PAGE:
Prevent and Manage Secondary Traumatic Stress
On another page, we explained that a key driver of infighting is secondary traumatic stress (STS). STS is just like post-traumatic stress, or post-traumatic stress disorder (PTSD) except that post-traumatic stress affects the direct victims of violence, while STS affects the witnesses to violence. (STS has also been referred to as “vicarious traumatization” and “compassion fatigue.”)
If you haven’t yet read that page, please do so before reading this one.
Tips for preventing and managing STS
Learn about the triggers and symptoms of STS, and about your own experience of it. A great resource is traumastewardship.com, where you can also find the excellent book Trauma Stewardship, by Laura van Dernoot Lipsky. For vegan advocates, check out Beyond Beliefs by Melanie Joy and the online course Sustainable Vegan Advocacy.
Don’t witness more violence than you absolutely have to. Many advocates feel compelled to bear witness to suffering, to watch graphic videos and read about atrocities.
Sometimes advocates do so out of a sense of obligation to the victims: “Given what they’re going through, the least I can do is not turn away from their suffering.”
It can be helpful to think of your trauma as an entity that’s taken up residence inside you. This entity has a survival instinct, and the way it keeps itself alive is by convincing you to feed it more traumatic material. Your trauma feeds on violence, and the more violence you consume, the stronger your trauma grows.
Sometimes advocates unnecessarily consume violence because they fear that if they stop doing so, they’ll stop caring and become inactive.
Just because you stop being traumatized, this doesn’t mean you’ll stop having empathy. Give yourself permission to let your trauma go. In doing so, you’ll come to your activism from a healthy place of resilience, not from a place of trauma.
Of course, sometimes we have to bear witness to violence. The key is to limit the amount you take in as much as possible.
Don’t make others unintentional witnesses.
Be very careful about how much traumatic material you share with others, so that you don’t end up traumatizing them. Often, traumatized advocates traumatize other advocates, which feeds the epidemic of secondary traumatic stress in our movements.
In general, less is more; only share violent information if it’s absolutely necessary for the other person to be aware of it. And ask their permission before sharing, so that they’re not caught off-guard and can make their own choices about what information to take in.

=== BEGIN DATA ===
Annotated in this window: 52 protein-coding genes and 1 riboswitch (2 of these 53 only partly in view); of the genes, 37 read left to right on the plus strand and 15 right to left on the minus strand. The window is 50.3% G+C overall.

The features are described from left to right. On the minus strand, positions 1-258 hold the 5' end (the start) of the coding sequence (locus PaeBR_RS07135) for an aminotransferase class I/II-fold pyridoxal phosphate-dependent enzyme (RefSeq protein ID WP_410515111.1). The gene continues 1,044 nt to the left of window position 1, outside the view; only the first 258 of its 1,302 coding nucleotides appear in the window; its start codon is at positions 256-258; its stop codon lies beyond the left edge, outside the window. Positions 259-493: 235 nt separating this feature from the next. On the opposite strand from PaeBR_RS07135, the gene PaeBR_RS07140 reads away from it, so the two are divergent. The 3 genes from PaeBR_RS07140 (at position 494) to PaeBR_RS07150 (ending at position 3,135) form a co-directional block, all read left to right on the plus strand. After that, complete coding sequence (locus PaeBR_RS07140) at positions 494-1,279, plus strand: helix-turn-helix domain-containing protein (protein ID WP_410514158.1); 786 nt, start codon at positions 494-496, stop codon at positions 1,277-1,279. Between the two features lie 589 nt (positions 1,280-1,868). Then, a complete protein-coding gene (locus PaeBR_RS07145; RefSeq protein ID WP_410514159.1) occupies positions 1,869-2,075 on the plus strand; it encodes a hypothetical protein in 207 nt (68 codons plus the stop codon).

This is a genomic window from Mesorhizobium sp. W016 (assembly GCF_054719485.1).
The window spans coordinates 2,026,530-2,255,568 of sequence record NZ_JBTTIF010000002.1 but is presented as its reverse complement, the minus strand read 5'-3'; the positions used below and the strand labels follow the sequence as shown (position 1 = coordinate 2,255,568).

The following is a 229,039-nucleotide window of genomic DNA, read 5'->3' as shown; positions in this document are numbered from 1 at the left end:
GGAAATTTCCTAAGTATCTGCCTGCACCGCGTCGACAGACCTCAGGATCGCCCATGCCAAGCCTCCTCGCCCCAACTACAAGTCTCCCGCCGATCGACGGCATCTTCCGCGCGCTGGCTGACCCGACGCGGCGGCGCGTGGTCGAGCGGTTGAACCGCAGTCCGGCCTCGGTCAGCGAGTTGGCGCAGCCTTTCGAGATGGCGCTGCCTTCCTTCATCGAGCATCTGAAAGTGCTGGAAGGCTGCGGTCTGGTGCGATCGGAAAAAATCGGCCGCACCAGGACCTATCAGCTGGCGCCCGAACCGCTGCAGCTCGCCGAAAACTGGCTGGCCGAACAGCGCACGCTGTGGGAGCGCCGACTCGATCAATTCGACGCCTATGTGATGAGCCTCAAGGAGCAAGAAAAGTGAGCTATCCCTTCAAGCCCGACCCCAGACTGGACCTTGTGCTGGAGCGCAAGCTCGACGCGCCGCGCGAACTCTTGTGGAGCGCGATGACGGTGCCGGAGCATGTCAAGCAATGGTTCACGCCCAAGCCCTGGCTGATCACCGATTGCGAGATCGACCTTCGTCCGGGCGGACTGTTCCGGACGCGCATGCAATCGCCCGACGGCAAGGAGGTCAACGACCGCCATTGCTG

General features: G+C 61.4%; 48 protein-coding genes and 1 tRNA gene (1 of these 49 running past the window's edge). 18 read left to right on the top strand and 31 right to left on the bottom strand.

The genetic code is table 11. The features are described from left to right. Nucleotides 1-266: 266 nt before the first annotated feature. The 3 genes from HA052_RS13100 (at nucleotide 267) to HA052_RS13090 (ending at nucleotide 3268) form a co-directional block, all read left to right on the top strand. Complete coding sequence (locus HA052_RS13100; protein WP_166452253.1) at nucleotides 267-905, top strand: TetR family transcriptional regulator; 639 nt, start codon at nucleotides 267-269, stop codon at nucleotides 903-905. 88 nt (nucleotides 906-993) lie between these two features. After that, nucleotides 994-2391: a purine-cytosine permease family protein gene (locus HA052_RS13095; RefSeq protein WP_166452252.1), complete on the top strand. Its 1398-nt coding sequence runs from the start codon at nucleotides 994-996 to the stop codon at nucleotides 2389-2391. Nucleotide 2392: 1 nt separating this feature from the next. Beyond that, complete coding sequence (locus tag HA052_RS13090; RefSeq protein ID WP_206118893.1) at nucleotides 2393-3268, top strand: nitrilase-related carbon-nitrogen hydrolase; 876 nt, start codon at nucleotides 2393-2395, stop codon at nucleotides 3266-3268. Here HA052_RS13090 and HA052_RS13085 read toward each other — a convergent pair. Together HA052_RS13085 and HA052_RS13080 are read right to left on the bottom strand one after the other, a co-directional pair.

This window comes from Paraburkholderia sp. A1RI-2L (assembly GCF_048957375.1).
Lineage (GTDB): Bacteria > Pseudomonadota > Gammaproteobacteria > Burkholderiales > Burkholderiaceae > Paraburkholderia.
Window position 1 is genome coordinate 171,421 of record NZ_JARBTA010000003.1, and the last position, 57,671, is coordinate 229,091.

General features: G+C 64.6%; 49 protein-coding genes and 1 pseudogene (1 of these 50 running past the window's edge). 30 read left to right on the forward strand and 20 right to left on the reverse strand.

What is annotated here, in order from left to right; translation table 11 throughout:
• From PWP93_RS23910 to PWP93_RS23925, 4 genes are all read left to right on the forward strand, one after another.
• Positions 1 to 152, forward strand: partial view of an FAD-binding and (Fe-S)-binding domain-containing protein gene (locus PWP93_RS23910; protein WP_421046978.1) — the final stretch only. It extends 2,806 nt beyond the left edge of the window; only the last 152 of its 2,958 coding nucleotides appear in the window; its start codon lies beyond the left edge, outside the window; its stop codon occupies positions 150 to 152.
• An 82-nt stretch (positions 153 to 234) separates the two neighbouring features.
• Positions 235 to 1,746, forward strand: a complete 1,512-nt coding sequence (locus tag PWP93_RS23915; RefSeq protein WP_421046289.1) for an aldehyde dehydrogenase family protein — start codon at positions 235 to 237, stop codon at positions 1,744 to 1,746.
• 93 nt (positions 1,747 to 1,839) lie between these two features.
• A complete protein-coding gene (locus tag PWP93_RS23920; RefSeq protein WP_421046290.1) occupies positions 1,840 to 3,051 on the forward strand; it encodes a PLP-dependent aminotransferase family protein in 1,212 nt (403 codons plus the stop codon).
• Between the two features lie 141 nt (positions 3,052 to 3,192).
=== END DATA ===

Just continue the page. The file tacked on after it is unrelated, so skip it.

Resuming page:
When we shock people with traumatic material, they can experience us as inflicting emotional violence on them (which we are). They can become traumatized by what they witness, and think of us as a “perpetrator” of violence, rather than as someone who’s trying to end violence. If you do need to share violent material with others, such as when you’re conducting outreach to nonadvocates, always ask for consent and give a trigger warning.
Don’t let others make you an unintentional witness.
Protect your boundaries and let others know that you don’t want to hear (or read or watch) violent material. Even if someone is mid-sentence, you can ask them to please stop sharing.
Learn to prevent yourself from becoming dysregulated, and to self-regulate (and to regulate others).
You can find tips and resources on our page about dysregulation.
Give yourself permission to take care of your needs on a daily basis.
STS often causes us to become self-neglecting. We tend to overfocus on ending the suffering of others, and can get caught up in overworking. We can also feel guilty for the privilege we have not to be suffering like others are.
When we don’t attend to our needs, we’re less resilient and more prone to traumatization. We’re also more likely to burn out, as self-neglect is a key cause of burnout.
Attend to your physical needs (e.g., for proper sleep, nutrition, fitness, etc.), psychological needs (e.g., for intellectual stimulation, entertainment, etc.), social needs (e.g., to have meaningful experiences with others), and “spiritual” needs (e.g., for meaning and purpose) regularly.
Build relational literacy and cultivate healthy relationships.
Healthy relationships keep us resilient and are protective against a number of problems, including physical and psychological illnesses. The more you build relational literacy, the better able you’ll be to cultivate and maintain healthy relational connections.